JavaScript: Functional Programing

By Xah Lee. Date: . Last updated: .

This page teaches you basic functional programing in JavaScript.

All techniques on this page are common in industrial code. You should be familiar with them.

JavaScript Function Techniques

Defining a Function

Here's how to define a function:

// defines a function
function f(n) {return n+1;}

Function without 「return」 returns 「undefined」

A function without return, when called, will return the builtin value undefined. 〔➤see JavaScript: Data Types

// function without return statement returns undefined
function f() {3;}

console.log( f() === undefined ); // true

Anonymous Function (aka lambda)

You can define a function without naming it. Example:

// defines a function without naming it
(function (n) {return n+1;})

// need parenthesis, because of a quirk in js
// without parenthesis, js think it's a function declaration, and require a name.

Apply a Function to a Value

You can apply a function to value directly.

// apply a function to value directly
(function (n) {return n+1;} (2))
// result is 3

Function's Value is 「function」

A function definition has a value that represents the function. The typeof operator on function returns the string "function".

 typeof function f() {} === "function"
); // prints true

Assign a Function to Variable

You can assign function to variable.

// assign a function to a variable
var f = function (n) {return n+1;}
console.log(f(2)); // prints 3

The above is effectively equivalent to this:

(function f(n) {return n+1;})

〔➤see JavaScript: Function Declaration vs Function Expression

Function Returning a Function

Function can return a function.

// function returning a function
function f(n) {
    return function (x) { return (n + " and " + x );}

console.log (f(2) (7)); // prints 「2 and 7」

So, for example, you can define a function f(n) that returns a function g(x) that computes nth power of x.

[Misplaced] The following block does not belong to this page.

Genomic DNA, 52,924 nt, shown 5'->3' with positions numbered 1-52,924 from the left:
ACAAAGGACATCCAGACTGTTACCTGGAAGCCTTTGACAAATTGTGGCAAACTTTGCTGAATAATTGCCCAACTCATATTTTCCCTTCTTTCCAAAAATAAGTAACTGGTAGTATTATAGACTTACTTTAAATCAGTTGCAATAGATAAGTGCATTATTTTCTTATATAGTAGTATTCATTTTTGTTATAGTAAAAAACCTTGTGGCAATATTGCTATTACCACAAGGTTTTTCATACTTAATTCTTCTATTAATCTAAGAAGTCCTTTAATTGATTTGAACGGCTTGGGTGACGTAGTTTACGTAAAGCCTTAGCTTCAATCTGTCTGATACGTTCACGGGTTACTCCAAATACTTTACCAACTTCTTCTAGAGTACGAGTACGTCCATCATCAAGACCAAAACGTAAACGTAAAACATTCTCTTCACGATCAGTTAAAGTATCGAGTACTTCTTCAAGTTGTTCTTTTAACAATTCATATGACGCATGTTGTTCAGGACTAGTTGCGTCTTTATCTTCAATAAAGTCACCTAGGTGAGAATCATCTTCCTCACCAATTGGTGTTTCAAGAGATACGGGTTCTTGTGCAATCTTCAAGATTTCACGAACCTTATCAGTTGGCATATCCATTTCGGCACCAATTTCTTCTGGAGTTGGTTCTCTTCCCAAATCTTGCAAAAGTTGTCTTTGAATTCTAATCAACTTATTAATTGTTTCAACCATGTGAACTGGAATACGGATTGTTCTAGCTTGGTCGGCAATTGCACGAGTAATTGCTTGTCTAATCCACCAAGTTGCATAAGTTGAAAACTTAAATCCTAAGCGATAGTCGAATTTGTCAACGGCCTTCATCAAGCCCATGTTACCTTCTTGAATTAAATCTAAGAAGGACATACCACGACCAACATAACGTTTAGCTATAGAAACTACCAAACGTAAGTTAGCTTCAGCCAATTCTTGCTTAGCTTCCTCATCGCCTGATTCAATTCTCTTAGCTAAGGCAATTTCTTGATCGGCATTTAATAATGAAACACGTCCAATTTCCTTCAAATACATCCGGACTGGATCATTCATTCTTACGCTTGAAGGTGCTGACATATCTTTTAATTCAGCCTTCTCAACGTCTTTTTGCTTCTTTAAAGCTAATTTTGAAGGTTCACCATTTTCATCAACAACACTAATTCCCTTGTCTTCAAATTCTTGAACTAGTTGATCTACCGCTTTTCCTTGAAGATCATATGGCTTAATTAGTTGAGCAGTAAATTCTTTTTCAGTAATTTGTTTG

// function returning a function
function f(n) {
    return function (x) {return Math.pow(x,n);}

console.log (f(2) (7)); // prints 49

In the above, we first call f(2), the result is a function that computes x^2. Then, we give this function a argument of 7, so the result is 49.


Function can call itself. Here's a example of factorial.

function f(n) {
    if (n <= 1) {return 1;}
    else { return n * f(n - 1);}

console.log(f(4)); // prints 24. (it's 4×3×2×1)

〔➤see JavaScript: Function Declaration vs Function Expression

Function Composition

Because all the above features, JavaScript can do some advanced functional programing.

For example, we can define a function (say, fCompose), that takes 2 arguments, each is a function (say, f and g), and fCompose returns a new function whose behavior is equivalent to f(g(x)).

// function composition

function fCompose(f, g) {
 // takes two single value functions f(x) and g(x) and returns a function that computes f(g(x))
 return function (n) { return f(g(n));}

function i(s) {
 // append "i" to string
    return s + 'i';

function j(s) {
    // append "j" to string
    return s + 'j';

console.log(fCompose(i,j)("x")); // prints xji

Function Topic

  1. JavaScript: Define Function
  2. JavaScript: Function Optional Parameters
  3. JavaScript: Variable/Function Declaration Order, Name Hoisting
  4. JavaScript Variable Scope: Function Level vs Block Level
  5. JavaScript: Function Declaration vs Function Expression
  6. JavaScript: Closure
  7. JavaScript: Functional Programing
  8. JavaScript: Function Call, Apply, Bind
  9. JavaScript: Function Argument Default Value
  10. JavaScript: Function Rest Parameters
  11. JavaScript: Arrow Function

  1. JavaScript: Function Object
  2. JavaScript: Function.prototype
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